As more and more people become conscious of how a meat-based diet effects our delicate ecosystem, thousands are making the switch to a vegetarian lifestyle. Whether you make the transition by slowly weaning off meat products, or you’ve decided to go cold-turkey (pun intended), there are a few essential foods you should incorporate into your meals to ensure your body stays healthy and nourished. Here are Team Med’s Top 5.


We know that tofu can be a divisive food – some swear by it, and others don’t enjoy the texture. But tofu contains a plethora of nutrients that our bodies need, especially when you’re no longer sourcing them via meat. From tofu comes protein, zinc, iron, and calcium. Better still, tofu is versatile; it can be marinated in all your favourite flavours to suit the cuisine you’re cooking. If you’re poor on time or need a little help creating masterpieces in the kitchen, many supermarkets sell pre-marinated packs of tofu that are ready to be cooked and tossed atop a stir-fry or stirred into a curry.


Struggling to buy a gift for your vegetarian friend? Buy them a bag of lentils and watch their eyes light up (just kidding – please buy them a real gift). These protein- and fibre-rich ingredients are a staple for many vegetarian dishes and can form the base of meals from almost any cuisine. Lentils make a great substitute for meat in Bolognese sauces, can transform a soup into a hearty stew, or form the base of a delicious curry. Even when consumed in small quantities they can be quite filling, so they are a good option for lunches.

Leafy greens

Vegetarian dishes tend to be far more colourful than their meat-based counterparts, and that’s due to the sheer variety of vegetables that are incorporated into them; primarily dark, leafy greens. Spinach, silverbeet, broccoli, and kale are all essential items in the vegetarian’s fridge as they are great sources of iron and antioxidants. The darker the green, the healthier they are! An essential component of everyone’s diet, leafy greens are critical for vegetarians as meat is no longer their main source of iron. Combat the stereotype of an iron-deficient vegetarian by incorporating more iron-rich foods into your meals.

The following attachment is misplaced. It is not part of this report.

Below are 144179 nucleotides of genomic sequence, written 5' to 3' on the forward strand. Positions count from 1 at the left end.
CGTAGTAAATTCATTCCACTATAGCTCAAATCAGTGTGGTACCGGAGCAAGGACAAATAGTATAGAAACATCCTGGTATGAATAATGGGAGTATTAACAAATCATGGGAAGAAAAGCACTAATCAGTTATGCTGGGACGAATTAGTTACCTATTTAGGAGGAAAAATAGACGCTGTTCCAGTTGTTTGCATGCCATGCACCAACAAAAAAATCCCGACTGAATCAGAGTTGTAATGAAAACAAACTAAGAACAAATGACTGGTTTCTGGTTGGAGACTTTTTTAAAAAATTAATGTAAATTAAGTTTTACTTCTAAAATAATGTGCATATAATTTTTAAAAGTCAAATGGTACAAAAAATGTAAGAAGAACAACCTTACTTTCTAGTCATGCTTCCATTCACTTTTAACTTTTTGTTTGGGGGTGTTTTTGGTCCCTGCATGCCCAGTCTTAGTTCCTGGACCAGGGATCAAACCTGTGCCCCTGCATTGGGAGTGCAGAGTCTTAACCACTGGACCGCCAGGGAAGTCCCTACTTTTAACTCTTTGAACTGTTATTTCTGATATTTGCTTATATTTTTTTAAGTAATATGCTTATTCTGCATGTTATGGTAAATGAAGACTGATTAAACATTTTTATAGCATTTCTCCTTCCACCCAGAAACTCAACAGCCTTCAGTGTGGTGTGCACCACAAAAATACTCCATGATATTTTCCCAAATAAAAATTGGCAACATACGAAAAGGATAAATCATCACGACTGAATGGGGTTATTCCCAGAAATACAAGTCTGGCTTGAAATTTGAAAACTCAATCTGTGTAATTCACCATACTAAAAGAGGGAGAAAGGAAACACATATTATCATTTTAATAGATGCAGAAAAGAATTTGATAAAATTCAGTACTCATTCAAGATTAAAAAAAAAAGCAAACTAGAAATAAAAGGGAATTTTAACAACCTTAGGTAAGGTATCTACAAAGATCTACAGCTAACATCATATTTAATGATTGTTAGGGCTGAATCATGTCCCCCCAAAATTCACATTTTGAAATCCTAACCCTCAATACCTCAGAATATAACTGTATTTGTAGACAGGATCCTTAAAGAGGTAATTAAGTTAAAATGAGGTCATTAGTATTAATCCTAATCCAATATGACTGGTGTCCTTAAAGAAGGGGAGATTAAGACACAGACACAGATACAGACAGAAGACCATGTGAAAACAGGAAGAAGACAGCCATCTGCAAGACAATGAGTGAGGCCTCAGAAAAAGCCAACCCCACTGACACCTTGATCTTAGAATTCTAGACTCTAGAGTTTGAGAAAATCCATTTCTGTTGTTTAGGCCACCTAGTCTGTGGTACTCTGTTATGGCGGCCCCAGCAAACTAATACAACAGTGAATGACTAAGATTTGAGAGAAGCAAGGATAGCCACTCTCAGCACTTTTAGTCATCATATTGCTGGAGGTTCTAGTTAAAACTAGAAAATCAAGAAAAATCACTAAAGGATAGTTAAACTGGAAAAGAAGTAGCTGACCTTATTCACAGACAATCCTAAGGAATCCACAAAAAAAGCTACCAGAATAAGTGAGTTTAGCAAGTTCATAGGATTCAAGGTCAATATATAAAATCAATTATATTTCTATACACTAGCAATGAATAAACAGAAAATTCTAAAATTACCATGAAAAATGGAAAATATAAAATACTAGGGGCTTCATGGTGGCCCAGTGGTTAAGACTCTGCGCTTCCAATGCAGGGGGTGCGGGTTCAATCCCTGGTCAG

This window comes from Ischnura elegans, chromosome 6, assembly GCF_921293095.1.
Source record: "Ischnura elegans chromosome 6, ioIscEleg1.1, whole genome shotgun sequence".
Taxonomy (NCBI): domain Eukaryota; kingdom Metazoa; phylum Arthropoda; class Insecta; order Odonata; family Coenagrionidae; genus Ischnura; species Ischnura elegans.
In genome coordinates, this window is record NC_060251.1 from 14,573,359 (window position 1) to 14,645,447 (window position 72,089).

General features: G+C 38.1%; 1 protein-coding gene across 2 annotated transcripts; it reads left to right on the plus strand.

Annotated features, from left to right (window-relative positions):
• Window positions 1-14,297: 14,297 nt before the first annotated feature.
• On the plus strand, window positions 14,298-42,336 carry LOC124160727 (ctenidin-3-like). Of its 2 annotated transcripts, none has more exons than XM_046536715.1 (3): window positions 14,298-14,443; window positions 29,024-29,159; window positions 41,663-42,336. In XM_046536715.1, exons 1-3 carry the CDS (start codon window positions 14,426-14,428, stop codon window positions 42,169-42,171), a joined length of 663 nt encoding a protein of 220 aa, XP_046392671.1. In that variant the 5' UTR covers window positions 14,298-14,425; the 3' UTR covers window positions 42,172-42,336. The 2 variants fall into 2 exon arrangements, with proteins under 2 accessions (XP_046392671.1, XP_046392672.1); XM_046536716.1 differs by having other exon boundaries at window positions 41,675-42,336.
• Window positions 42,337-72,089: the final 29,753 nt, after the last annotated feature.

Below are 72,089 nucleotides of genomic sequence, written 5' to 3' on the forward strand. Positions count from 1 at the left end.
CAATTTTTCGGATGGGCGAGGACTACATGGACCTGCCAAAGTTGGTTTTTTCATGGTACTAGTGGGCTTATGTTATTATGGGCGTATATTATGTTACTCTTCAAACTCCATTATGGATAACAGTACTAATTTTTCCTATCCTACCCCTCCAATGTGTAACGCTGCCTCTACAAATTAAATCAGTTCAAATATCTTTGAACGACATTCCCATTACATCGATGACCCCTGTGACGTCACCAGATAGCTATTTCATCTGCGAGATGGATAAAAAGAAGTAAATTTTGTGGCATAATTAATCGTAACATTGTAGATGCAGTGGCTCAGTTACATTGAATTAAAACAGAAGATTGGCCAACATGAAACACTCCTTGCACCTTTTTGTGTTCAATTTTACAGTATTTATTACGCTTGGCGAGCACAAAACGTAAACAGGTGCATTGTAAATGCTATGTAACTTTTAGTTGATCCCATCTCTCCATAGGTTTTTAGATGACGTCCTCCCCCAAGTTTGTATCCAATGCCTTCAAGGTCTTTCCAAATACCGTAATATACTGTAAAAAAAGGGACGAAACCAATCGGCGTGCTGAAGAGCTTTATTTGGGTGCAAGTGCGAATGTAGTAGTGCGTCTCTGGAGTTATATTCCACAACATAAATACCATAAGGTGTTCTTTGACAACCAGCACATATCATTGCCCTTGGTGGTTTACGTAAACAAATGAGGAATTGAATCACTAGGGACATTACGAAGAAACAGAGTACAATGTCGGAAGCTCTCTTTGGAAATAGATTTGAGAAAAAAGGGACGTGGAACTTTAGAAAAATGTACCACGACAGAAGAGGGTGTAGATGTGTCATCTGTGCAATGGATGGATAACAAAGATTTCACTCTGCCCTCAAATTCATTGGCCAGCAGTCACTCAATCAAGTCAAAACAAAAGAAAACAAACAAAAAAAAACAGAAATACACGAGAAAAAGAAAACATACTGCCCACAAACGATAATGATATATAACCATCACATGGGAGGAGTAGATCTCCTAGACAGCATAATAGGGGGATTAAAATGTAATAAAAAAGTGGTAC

A great snack, or cleverly incorporated into meals, nuts contain healthy fats and protein. Eating foods that are high in natural fats can help your body absorb other nutrients better. Keep a container on your desk at work, or sprinkle them atop a salad or a curry – there are plenty of ways to make nuts part of your daily intake. The ‘healthiness’ of nuts exists on a scale – try almonds, pistachios, walnuts, and cashews to get you started. If you’re consuming nuts through products like peanut or almond butter, keep an eye on the ingredients list for sneaky added ingredients like salt or sugar. Where possible buy brands that don’t have additives.


It may surprise some people, but beans are actually a great source of calcium, particularly black beans, white beans, and soybeans. If you are cutting out dairy as part of your lifestyle, it’s important to substitute that for an alternative source that will contribute to bone strength. Great in cold dishes like salads, or equally delicious in hot dishes, curries, and as a substitute for meat in Mexican dishes, beans are a pretty versatile ingredient.

Vegetarian lifestyles are becoming more and more popular, but make sure you’re still treating your body properly and keeping your immune system fit! Team Medis dedicated to helping Australians stay healthy. To chat with one of our team members, contact us here.